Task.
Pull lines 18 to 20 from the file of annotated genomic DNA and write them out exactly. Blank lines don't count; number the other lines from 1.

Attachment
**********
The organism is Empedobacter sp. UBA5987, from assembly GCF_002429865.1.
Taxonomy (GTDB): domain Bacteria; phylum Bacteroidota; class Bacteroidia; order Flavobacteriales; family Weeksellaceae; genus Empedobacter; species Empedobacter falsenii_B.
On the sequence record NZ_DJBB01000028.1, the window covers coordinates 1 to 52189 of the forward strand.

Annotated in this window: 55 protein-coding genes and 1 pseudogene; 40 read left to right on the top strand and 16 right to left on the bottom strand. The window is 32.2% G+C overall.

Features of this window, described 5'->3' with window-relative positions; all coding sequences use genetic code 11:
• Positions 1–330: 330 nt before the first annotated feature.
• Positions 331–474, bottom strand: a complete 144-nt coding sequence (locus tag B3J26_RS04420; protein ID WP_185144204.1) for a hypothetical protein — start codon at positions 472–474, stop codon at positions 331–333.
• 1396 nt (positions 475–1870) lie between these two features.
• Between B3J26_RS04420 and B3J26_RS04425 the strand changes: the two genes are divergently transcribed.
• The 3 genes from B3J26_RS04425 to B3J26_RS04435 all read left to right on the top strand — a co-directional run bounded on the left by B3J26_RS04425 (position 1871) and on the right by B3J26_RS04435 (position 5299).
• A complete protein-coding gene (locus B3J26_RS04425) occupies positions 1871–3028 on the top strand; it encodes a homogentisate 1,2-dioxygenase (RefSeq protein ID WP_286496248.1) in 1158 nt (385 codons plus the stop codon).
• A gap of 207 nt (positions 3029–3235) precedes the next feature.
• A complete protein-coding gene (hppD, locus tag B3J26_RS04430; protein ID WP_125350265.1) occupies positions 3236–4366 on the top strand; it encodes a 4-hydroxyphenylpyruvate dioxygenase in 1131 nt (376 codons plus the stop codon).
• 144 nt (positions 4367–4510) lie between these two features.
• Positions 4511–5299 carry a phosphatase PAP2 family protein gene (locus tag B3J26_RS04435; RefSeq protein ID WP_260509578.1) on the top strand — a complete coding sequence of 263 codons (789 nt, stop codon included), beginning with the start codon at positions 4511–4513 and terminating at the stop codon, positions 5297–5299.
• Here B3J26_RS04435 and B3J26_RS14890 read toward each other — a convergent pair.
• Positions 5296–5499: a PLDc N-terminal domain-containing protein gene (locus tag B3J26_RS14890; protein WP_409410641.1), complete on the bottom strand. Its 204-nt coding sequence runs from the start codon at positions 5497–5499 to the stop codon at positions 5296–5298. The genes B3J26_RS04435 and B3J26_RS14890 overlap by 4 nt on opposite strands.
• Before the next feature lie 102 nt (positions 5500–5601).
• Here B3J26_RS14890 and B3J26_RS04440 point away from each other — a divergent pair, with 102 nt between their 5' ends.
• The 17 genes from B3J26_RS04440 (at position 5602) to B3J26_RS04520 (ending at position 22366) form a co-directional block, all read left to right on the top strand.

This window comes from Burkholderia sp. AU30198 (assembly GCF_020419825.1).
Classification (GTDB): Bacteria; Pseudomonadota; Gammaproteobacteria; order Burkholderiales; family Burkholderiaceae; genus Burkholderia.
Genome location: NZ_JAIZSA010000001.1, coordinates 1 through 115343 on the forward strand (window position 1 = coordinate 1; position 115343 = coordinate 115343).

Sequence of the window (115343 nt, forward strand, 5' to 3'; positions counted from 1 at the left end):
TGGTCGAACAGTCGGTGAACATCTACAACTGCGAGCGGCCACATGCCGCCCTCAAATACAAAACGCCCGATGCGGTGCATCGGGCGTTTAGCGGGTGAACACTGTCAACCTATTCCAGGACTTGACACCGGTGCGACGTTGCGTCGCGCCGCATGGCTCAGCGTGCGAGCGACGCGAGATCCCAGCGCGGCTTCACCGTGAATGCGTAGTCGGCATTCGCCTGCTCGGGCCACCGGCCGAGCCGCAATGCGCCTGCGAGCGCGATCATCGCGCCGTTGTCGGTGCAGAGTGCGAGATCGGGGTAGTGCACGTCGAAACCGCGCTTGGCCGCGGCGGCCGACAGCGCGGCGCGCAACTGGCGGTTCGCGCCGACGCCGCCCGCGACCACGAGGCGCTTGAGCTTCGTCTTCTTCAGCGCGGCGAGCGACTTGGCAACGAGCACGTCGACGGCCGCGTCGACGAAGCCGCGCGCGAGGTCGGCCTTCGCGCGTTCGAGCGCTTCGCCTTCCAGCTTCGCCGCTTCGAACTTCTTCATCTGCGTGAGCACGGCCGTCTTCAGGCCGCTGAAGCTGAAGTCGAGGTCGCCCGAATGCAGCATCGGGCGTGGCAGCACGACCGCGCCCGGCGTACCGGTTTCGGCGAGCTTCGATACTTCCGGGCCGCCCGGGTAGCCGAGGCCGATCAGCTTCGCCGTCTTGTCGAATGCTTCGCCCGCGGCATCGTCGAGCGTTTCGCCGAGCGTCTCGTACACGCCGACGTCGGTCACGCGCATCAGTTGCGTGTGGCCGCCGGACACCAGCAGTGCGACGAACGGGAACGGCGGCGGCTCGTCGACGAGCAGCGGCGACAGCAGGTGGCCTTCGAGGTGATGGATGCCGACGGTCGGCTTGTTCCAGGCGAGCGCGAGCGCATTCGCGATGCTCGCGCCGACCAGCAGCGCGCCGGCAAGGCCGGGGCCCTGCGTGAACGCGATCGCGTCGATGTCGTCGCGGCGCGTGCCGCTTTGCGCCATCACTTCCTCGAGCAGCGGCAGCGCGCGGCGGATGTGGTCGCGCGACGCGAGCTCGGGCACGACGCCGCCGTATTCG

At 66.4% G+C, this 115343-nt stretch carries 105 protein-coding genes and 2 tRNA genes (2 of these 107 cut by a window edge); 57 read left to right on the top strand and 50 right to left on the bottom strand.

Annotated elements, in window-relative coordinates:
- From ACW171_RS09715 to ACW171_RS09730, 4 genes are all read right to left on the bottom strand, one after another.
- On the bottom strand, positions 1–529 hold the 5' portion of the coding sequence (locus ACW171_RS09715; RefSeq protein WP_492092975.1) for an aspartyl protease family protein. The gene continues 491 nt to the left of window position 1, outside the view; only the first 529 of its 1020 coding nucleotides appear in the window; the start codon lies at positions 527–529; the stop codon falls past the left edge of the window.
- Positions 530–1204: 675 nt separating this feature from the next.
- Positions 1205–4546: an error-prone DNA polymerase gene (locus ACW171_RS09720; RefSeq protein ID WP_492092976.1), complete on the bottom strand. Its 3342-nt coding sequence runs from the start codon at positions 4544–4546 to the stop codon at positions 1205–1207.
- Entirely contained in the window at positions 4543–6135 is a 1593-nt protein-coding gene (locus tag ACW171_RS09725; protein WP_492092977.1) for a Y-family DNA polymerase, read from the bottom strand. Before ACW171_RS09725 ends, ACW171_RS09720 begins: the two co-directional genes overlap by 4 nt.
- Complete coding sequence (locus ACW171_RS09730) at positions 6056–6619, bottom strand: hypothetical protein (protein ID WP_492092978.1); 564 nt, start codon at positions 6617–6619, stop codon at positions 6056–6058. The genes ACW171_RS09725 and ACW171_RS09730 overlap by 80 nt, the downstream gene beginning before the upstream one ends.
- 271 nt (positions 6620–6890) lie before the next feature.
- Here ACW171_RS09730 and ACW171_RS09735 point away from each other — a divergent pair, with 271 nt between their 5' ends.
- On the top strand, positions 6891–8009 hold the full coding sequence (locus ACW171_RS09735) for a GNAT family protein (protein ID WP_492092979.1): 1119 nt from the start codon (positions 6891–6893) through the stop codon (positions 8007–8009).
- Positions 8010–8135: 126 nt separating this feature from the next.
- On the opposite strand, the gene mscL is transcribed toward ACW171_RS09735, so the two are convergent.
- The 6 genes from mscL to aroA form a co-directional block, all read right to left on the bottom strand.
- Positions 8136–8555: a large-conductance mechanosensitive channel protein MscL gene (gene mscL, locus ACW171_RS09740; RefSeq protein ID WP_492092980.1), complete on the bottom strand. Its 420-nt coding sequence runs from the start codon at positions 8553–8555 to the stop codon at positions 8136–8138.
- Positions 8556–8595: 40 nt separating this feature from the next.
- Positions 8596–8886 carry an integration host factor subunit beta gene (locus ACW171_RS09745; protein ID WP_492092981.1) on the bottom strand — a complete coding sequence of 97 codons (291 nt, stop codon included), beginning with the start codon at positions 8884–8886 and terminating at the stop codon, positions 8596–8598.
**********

• Before the next feature lie 102 nt (positions 5500–5601).
• Here B3J26_RS14890 and B3J26_RS04440 point away from each other — a divergent pair, with 102 nt between their 5' ends.
• The 17 genes from B3J26_RS04440 (at position 5602) to B3J26_RS04520 (ending at position 22366) form a co-directional block, all read left to right on the top strand.